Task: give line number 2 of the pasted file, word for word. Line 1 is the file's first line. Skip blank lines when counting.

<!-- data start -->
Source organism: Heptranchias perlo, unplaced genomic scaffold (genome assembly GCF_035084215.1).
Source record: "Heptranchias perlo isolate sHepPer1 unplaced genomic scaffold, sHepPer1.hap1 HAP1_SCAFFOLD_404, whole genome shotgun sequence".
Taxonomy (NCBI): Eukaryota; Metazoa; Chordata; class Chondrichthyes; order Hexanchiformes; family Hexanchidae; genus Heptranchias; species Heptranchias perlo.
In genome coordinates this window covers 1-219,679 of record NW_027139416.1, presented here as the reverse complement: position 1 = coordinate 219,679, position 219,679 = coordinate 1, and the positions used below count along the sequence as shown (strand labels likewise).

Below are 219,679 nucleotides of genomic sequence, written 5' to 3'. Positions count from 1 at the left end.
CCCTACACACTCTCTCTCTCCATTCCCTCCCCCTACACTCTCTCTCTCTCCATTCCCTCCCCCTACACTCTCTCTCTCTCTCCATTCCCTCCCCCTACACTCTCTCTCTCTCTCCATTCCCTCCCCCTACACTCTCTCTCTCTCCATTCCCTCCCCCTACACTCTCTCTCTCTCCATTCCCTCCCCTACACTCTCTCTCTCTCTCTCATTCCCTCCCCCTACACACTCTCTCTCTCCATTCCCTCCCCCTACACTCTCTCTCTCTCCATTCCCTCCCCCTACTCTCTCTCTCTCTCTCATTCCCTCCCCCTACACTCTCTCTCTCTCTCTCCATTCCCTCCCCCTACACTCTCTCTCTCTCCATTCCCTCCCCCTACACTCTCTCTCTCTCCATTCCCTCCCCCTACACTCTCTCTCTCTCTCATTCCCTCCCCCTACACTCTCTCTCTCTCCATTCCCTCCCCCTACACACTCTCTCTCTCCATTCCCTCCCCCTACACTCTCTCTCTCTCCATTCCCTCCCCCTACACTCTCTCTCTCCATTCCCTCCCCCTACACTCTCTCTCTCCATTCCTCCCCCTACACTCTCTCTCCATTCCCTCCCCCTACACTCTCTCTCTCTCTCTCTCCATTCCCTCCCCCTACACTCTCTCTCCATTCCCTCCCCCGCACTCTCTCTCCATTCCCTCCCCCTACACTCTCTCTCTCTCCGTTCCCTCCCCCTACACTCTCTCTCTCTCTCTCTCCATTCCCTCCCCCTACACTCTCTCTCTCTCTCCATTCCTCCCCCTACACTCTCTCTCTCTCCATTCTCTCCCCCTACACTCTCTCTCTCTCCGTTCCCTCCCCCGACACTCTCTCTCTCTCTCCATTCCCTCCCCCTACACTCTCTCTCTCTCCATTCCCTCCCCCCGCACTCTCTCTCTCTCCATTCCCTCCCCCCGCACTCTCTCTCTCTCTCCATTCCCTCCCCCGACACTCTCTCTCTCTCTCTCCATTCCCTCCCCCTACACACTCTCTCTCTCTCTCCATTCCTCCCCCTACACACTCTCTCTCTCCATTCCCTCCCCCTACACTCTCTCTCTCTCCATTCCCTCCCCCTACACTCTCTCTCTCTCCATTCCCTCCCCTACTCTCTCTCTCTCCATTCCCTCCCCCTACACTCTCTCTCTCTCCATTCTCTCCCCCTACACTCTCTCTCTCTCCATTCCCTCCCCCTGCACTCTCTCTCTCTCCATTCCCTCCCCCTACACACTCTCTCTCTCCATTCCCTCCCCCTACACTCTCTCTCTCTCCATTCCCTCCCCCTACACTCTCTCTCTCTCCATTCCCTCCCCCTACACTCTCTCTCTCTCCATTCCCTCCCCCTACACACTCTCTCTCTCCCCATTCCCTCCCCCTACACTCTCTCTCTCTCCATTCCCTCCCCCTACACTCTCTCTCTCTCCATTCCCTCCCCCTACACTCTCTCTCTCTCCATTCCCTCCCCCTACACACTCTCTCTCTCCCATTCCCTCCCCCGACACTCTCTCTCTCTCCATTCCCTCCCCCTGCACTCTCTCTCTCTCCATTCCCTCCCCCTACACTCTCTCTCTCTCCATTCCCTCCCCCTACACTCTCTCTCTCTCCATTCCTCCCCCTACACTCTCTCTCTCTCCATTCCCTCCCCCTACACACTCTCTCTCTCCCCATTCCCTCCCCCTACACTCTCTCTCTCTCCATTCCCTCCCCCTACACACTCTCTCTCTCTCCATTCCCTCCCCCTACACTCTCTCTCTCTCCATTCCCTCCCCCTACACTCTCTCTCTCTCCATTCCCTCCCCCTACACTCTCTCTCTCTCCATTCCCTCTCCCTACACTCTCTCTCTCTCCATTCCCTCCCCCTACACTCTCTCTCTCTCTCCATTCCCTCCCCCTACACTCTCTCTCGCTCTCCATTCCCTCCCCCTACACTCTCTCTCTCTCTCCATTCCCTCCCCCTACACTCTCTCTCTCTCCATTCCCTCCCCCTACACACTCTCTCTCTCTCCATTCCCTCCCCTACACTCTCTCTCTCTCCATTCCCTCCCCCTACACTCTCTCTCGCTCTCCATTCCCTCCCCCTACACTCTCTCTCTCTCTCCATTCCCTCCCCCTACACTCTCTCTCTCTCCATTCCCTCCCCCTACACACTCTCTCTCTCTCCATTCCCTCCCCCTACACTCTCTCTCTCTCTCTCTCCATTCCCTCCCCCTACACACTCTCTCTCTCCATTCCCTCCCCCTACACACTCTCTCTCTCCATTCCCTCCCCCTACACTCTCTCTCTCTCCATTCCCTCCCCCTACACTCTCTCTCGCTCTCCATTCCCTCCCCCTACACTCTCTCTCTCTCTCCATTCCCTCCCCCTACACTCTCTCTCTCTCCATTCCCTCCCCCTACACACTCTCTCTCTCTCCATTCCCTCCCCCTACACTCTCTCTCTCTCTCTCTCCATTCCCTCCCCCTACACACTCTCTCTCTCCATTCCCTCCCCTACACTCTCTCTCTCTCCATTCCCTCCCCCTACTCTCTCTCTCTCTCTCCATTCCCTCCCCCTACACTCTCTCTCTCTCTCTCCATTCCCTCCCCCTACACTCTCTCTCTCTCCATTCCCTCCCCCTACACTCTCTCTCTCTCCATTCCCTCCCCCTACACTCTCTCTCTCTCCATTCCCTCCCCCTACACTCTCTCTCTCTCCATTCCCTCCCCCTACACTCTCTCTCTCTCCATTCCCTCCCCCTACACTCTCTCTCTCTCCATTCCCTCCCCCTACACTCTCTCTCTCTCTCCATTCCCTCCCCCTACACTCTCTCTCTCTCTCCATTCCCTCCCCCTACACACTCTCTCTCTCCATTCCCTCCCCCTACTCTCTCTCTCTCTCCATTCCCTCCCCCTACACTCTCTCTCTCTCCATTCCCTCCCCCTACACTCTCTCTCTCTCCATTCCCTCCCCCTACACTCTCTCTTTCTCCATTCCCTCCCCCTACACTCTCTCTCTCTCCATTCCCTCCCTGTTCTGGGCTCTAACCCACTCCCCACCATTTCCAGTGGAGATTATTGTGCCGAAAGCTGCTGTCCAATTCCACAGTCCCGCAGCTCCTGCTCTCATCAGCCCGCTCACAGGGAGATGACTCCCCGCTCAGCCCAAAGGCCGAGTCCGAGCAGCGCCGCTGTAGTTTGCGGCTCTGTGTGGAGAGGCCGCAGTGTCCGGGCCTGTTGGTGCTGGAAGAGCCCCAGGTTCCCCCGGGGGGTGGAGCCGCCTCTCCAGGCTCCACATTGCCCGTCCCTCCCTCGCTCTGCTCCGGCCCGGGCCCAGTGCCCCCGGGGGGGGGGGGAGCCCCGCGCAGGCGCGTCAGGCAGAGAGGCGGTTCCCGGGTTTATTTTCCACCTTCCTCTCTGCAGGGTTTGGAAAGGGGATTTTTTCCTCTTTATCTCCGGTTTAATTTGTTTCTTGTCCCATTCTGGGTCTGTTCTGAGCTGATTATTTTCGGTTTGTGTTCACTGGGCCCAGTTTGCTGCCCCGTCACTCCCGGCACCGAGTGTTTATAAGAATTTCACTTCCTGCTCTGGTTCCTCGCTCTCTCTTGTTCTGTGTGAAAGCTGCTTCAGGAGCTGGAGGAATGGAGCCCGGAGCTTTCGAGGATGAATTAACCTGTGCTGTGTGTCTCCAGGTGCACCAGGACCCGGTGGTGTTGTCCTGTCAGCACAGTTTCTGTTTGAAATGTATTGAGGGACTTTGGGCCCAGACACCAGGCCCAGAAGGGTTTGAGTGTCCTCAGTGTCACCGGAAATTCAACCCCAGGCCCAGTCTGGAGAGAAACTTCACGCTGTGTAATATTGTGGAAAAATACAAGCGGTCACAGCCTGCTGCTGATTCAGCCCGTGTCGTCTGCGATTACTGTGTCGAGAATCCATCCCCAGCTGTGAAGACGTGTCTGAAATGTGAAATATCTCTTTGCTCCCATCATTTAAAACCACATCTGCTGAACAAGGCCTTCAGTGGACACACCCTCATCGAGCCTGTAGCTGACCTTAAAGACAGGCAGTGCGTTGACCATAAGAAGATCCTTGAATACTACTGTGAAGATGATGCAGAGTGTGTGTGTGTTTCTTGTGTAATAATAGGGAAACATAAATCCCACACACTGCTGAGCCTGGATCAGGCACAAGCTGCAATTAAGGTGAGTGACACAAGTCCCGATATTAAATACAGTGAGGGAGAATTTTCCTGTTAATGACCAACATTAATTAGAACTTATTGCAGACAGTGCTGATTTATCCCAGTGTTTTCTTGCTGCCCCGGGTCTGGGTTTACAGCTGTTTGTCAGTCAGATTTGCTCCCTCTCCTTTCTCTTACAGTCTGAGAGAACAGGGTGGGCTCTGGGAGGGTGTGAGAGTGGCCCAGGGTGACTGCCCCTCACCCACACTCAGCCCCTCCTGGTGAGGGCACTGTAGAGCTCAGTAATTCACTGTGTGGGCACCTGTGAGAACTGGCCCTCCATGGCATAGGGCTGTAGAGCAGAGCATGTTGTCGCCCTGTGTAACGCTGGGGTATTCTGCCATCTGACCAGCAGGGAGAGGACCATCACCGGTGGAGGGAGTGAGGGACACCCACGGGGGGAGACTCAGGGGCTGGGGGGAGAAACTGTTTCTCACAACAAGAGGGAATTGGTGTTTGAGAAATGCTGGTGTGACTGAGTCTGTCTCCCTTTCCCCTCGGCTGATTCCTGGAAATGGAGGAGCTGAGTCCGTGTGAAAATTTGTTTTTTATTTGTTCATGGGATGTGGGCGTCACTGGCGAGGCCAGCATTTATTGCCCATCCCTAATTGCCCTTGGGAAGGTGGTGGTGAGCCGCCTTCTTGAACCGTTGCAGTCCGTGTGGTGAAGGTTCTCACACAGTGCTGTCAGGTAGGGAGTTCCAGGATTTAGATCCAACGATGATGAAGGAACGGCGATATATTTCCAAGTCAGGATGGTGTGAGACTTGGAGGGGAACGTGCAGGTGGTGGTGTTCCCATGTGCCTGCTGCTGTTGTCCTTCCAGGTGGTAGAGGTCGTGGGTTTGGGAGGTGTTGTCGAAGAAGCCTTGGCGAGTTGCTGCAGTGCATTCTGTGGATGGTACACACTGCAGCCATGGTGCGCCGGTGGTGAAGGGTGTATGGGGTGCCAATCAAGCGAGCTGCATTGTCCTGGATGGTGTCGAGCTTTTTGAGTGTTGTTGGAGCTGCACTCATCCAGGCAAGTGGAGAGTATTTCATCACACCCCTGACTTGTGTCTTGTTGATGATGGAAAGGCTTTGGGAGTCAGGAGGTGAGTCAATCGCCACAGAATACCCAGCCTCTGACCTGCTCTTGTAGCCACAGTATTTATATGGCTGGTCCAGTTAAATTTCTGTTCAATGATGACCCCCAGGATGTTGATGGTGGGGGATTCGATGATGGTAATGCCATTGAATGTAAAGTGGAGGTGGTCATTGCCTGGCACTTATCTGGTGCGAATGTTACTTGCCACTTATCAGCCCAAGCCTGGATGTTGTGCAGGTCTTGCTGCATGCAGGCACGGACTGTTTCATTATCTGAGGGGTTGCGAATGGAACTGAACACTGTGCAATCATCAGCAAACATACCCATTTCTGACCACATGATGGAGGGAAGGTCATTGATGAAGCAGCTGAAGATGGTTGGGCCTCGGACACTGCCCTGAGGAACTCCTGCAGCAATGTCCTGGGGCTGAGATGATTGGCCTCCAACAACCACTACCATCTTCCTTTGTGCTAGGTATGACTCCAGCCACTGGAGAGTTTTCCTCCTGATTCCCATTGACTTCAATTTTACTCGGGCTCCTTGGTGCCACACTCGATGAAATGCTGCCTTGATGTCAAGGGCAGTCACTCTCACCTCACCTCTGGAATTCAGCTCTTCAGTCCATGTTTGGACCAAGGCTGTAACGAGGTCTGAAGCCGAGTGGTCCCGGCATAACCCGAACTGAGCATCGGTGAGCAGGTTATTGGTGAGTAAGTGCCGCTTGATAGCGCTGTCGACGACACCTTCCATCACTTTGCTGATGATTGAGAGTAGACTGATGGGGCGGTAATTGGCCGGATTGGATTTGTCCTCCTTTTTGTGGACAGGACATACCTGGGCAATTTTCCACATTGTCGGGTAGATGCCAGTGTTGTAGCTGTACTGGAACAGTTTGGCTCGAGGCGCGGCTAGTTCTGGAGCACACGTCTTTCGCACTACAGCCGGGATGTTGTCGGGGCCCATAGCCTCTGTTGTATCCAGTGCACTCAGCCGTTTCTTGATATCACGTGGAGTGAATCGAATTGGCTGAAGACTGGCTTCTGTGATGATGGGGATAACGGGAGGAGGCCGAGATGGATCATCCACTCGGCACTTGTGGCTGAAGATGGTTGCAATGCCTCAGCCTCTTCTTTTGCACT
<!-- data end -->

Source record: "Heptranchias perlo isolate sHepPer1 unplaced genomic scaffold, sHepPer1.hap1 HAP1_SCAFFOLD_404, whole genome shotgun sequence".